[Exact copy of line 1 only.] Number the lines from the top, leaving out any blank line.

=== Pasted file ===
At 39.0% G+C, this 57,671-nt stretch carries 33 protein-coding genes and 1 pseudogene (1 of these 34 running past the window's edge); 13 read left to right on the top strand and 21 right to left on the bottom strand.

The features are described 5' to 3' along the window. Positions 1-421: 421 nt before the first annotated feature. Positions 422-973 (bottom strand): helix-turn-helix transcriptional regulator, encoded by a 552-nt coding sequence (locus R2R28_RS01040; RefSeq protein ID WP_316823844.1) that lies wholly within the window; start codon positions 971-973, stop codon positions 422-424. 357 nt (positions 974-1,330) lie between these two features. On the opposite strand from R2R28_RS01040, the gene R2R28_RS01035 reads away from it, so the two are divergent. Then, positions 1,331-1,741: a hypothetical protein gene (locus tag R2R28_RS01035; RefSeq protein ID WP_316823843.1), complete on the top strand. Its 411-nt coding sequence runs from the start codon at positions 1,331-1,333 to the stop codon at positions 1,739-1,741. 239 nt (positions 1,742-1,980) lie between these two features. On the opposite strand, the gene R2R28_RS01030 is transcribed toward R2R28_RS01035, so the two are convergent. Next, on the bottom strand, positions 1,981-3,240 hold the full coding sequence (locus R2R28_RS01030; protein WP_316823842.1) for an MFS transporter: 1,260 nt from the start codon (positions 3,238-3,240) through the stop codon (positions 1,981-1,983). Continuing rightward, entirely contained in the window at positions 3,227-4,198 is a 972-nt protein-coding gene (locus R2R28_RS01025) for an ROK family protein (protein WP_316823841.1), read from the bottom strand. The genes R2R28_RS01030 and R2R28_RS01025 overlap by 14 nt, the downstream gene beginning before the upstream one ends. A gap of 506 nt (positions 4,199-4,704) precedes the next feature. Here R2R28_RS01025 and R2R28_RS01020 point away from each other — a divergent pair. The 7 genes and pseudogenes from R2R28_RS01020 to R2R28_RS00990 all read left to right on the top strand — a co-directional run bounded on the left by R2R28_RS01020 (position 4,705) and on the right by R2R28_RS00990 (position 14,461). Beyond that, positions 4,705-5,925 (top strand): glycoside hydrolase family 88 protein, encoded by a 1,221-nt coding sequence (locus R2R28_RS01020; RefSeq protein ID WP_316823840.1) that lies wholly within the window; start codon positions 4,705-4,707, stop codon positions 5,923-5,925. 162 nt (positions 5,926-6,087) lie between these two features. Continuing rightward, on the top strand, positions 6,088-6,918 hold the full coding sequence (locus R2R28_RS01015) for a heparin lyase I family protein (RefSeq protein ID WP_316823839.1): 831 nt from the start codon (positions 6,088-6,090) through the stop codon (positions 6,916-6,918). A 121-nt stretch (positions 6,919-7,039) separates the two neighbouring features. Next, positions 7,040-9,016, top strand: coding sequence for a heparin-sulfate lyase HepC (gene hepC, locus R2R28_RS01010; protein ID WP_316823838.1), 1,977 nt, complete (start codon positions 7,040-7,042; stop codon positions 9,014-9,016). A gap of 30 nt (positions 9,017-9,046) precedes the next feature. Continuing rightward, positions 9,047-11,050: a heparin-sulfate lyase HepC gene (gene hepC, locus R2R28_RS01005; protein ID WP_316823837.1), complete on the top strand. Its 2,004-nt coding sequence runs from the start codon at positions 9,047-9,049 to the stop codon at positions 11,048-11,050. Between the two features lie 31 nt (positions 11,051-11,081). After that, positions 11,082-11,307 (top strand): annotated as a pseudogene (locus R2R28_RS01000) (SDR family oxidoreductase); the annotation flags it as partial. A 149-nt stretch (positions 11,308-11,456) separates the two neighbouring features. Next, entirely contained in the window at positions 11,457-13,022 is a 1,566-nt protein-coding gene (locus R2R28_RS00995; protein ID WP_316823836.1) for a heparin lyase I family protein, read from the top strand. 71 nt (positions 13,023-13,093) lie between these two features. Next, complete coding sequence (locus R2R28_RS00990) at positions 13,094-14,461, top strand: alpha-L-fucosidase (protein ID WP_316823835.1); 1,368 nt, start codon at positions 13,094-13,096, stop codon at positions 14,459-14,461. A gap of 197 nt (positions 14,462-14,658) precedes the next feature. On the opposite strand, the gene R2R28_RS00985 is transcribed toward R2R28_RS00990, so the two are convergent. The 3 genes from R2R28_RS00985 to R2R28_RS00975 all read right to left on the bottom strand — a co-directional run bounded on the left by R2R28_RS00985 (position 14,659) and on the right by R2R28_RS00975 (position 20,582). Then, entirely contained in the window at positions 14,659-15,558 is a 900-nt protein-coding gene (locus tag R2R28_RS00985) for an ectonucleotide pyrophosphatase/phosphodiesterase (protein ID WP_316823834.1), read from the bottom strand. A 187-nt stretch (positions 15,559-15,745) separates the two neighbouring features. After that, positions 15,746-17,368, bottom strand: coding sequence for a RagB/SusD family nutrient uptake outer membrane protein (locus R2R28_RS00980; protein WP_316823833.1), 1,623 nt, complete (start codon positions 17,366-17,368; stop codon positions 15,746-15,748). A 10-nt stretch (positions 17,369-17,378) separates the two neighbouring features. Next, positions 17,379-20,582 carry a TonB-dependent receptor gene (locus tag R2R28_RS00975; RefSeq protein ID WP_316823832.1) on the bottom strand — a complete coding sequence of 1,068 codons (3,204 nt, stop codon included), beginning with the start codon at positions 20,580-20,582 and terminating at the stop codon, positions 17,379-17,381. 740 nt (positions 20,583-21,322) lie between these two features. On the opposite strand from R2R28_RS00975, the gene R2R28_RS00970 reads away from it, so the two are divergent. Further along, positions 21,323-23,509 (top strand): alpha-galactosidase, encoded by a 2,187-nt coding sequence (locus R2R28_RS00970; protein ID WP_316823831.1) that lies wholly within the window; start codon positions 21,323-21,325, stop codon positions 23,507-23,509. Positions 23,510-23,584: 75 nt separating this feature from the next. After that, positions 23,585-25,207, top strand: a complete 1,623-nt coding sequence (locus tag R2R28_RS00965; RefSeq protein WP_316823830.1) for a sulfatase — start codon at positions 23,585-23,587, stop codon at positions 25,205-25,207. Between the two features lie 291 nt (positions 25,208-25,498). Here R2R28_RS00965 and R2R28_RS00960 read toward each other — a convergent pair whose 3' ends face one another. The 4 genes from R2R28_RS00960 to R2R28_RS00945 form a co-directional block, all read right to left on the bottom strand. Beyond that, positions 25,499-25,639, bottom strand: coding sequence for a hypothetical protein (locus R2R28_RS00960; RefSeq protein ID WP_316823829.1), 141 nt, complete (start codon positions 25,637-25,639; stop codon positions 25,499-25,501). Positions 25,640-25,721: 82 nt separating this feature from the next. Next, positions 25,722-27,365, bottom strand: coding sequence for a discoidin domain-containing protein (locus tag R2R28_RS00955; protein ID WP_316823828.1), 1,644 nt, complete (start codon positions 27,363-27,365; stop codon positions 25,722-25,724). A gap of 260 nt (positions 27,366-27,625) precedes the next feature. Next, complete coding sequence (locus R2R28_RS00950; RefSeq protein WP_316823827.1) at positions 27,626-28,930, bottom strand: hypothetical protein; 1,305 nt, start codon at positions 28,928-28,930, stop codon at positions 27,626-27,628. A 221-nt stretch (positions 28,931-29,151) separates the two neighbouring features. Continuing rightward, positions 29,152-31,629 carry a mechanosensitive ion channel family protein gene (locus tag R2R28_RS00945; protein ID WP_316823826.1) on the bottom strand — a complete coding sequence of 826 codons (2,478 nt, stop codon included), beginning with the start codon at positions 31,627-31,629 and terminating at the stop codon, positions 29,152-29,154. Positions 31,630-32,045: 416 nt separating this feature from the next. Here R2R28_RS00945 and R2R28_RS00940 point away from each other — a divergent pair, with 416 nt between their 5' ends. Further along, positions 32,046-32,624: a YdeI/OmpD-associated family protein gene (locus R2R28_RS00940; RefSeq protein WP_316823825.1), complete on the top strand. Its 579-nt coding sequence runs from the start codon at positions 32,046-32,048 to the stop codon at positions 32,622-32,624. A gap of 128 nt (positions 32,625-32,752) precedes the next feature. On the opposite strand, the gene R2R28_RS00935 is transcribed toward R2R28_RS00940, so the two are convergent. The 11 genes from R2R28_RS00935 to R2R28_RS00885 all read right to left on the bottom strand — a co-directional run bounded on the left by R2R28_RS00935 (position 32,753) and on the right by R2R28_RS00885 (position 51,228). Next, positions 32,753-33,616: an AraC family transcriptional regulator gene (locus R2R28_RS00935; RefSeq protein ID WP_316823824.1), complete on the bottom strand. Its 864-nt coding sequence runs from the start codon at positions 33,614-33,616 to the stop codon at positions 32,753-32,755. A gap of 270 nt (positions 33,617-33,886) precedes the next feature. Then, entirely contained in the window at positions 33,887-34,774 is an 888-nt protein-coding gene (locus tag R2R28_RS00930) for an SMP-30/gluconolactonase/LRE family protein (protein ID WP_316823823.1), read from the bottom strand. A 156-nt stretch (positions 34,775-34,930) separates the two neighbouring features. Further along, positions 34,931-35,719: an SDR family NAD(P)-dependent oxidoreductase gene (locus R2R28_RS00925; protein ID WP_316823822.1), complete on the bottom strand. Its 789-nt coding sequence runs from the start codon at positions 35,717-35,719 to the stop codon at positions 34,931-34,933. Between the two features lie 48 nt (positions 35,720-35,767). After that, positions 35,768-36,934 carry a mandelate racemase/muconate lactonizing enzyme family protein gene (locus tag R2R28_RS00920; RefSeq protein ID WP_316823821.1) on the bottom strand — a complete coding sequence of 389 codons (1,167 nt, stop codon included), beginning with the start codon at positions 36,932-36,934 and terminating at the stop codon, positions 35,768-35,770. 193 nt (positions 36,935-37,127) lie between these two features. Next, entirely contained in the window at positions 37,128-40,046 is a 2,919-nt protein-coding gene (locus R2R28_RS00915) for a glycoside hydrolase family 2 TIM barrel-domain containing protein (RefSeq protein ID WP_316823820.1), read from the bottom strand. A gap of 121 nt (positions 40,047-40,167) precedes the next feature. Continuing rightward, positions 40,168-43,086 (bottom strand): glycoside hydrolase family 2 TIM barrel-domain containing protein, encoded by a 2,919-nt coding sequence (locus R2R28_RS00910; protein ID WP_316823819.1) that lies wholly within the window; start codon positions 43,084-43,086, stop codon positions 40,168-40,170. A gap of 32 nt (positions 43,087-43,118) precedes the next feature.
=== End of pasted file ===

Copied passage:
At 39.0% G+C, this 57,671-nt stretch carries 33 protein-coding genes and 1 pseudogene (1 of these 34 running past the window's edge); 13 read left to right on the top strand and 21 right to left on the bottom strand.